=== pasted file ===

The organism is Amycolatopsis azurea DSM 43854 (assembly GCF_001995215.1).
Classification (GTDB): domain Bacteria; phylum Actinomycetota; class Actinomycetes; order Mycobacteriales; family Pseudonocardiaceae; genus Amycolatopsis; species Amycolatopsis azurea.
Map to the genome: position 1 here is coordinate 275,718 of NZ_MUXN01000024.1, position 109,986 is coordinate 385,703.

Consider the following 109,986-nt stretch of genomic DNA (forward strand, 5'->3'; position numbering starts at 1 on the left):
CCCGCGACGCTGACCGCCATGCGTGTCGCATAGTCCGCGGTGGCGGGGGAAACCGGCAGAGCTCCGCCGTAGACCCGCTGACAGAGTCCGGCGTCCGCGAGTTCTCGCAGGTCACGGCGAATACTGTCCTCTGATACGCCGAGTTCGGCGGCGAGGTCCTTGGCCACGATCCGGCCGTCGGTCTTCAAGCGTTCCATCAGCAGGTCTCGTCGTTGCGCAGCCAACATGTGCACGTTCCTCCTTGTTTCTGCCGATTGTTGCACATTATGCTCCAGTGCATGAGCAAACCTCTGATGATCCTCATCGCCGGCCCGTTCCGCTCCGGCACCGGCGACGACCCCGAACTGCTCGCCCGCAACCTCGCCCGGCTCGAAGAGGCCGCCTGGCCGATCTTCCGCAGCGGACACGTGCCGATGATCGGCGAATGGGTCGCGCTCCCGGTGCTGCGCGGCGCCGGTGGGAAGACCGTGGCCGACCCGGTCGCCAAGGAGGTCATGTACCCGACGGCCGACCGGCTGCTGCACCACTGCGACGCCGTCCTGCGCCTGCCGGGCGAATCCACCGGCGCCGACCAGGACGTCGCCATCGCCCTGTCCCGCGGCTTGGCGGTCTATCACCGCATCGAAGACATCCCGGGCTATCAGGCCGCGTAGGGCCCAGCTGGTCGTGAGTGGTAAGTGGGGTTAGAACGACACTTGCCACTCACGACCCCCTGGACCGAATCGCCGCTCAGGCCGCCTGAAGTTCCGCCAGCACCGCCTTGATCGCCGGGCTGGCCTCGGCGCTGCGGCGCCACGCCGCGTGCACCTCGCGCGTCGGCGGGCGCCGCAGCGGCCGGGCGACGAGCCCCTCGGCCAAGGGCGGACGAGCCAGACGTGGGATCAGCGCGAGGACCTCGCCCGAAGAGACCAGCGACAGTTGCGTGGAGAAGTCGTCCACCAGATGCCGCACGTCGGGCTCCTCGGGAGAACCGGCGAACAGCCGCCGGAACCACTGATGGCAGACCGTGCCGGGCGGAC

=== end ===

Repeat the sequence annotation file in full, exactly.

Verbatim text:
The organism is Amycolatopsis azurea DSM 43854 (assembly GCF_001995215.1).
Classification (GTDB): domain Bacteria; phylum Actinomycetota; class Actinomycetes; order Mycobacteriales; family Pseudonocardiaceae; genus Amycolatopsis; species Amycolatopsis azurea.
Map to the genome: position 1 here is coordinate 275,718 of NZ_MUXN01000024.1, position 109,986 is coordinate 385,703.

Consider the following 109,986-nt stretch of genomic DNA (forward strand, 5'->3'; position numbering starts at 1 on the left):
CCCGCGACGCTGACCGCCATGCGTGTCGCATAGTCCGCGGTGGCGGGGGAAACCGGCAGAGCTCCGCCGTAGACCCGCTGACAGAGTCCGGCGTCCGCGAGTTCTCGCAGGTCACGGCGAATACTGTCCTCTGATACGCCGAGTTCGGCGGCGAGGTCCTTGGCCACGATCCGGCCGTCGGTCTTCAAGCGTTCCATCAGCAGGTCTCGTCGTTGCGCAGCCAACATGTGCACGTTCCTCCTTGTTTCTGCCGATTGTTGCACATTATGCTCCAGTGCATGAGCAAACCTCTGATGATCCTCATCGCCGGCCCGTTCCGCTCCGGCACCGGCGACGACCCCGAACTGCTCGCCCGCAACCTCGCCCGGCTCGAAGAGGCCGCCTGGCCGATCTTCCGCAGCGGACACGTGCCGATGATCGGCGAATGGGTCGCGCTCCCGGTGCTGCGCGGCGCCGGTGGGAAGACCGTGGCCGACCCGGTCGCCAAGGAGGTCATGTACCCGACGGCCGACCGGCTGCTGCACCACTGCGACGCCGTCCTGCGCCTGCCGGGCGAATCCACCGGCGCCGACCAGGACGTCGCCATCGCCCTGTCCCGCGGCTTGGCGGTCTATCACCGCATCGAAGACATCCCGGGCTATCAGGCCGCGTAGGGCCCAGCTGGTCGTGAGTGGTAAGTGGGGTTAGAACGACACTTGCCACTCACGACCCCCTGGACCGAATCGCCGCTCAGGCCGCCTGAAGTTCCGCCAGCACCGCCTTGATCGCCGGGCTGGCCTCGGCGCTGCGGCGCCACGCCGCGTGCACCTCGCGCGTCGGCGGGCGCCGCAGCGGCCGGGCGACGAGCCCCTCGGCCAAGGGCGGACGAGCCAGACGTGGGATCAGCGCGAGGACCTCGCCCGAAGAGACCAGCGACAGTTGCGTGGAGAAGTCGTCCACCAGATGCCGCACGTCGGGCTCCTCGGGAGAACCGGCGAACAGCCGCCGGAACCACTGATGGCAGACCGTGCCGGGCGGAC